In the shadow of Armageddon: Fear of food and poems

On Saturday, about 3,000 Jews and Arabs met at the Meggido crossroads leading to Jenin in order to demonstrate against Israel’s atrocities and to bring water, food, medication, clothing, blankets and other humanitarian aid to the people of Jenin. We managed to gather quite a lot of stuff: 45 trucks were loaded, some with things people brought from their homes to the meeting point.

The police stopped this Ta’ayush (‘co-existence’] convoy already near Megiddo—the biblical Armageddon—far from our destination. From here, we were allowed to proceed only on foot. It was a warm day in the shadow of Armageddon. We walked about 3 miles, and reached the roadblock at the entryway to the Occupied Territories heading toward Jenin.

There we demonstrated in the shadow of tanks, and negotiated with the military, requesting that they let the trucks into Jenin. Our negotiations were successful: The army promised to let the trucks in, on the condition that we leave. We did, and the trucks were indeed let through.

The mood among activists on the buses on the way home was very positive: We felt that we had done something. Only later, at night, did we learn that despite Secretary Powell’s explicit demand to let humanitarian aid into Jenin, our trucks were led to a village outside town, unloaded, and sent back. The food, the medicines, and all the rest is sitting on the ground somewhere, waiting. Even the supply of food and water cannot be taken for granted anymore, and seems to be some kind of a bargaining chip. As a friend said ironically: ‘They are afraid of food.’

Sledgehammers in Ramallah: fear of poems

Given the above, it was ironic to learn that the Israeli army, using sledgehammers and explosives, broke into the Khalil Sakakini Cultural Center, an institution also housing the office of Palestinian national poet Mahmud Darwish. This institution is an archive for literary manuscripts, some of which are precious. Stories and poems, like food, are apparently life-threatening in these parts.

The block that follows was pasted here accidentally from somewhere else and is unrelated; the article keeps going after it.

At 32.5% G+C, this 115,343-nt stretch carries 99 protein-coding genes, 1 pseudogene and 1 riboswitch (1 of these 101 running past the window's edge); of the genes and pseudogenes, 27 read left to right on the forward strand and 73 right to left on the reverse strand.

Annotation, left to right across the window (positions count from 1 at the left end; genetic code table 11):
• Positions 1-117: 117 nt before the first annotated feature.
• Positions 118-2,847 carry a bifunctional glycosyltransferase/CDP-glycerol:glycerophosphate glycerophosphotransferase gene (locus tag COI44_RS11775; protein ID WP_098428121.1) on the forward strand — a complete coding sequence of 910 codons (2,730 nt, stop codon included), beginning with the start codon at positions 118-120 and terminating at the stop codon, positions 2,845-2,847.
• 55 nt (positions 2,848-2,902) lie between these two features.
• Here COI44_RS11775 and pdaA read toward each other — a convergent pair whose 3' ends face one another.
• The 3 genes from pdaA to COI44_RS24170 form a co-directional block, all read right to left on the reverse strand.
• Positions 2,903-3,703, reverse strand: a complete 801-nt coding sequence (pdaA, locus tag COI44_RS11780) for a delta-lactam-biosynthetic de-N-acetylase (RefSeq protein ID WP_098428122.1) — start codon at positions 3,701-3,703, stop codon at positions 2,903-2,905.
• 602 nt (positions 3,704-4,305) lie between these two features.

Terror in Jerusalem: The poor kill the poor

The Israeli ‘assault on terrorism’ generates the opposite result. While it is sometimes difficult to contain one’s anger and frustration as one sees how the poorest Palestinians end up killing the poorest Israelis, it must be remembered that if the Palestinian population continues to be subjected to Israel’s oppression, the bombings will only become much worse: Methods and technologies used by Palestinian ‘engineers’ have already ‘improved’, killing more people than before. Continued Israeli atrocities will only increase the frequency and lethality of such horrible events.

Desperate ex-dwellers of Jenin’s refugee camp continue to sneak through the ‘closure,’ as did last Friday’s suicide bomber who exploded herself in the Mahne-Yehuda food market. She did so around closing time, when food prices go down, attracting the poorest. Only poor people (and 2 Chinese foreign workers) were killed. Secretary Powell immediately postponed his meeting with Arafat, as if this particular bombing was particularly relevant to the big picture.

Nothing but pure, utter desperation can explain such acts. A woman suicide-bomber-to-be, caught by Israel and interviewed on CBS, said explicitly, upon being asked by Israel TV how she sees her past, present and future: ‘I was in a prison and I am now in a prison.’ Netanyahu and others, who brag on TV that they know how to deal with terrorism, either live, or want to live, in a virtual reality. Things are getting worse, not better.

Attempts to contain opposition

Finally, as opposition to the ongoing ‘war’ slowly begins to crystallize in Israel, the government appears to be launching an assault on all attempts to organize. The Palestinian citizens of Israel are the first, weakest victims of this attack: the police have made arrests on several occassions (protest marches, demonstrations), always taking in Arabs, not Jews. Today there is a hearing in the Ramlah courthouse where police arrested 11 Arab youth from Ta’ayush last Wednesday for staging a quiet protest in the city. This may be just the beginning.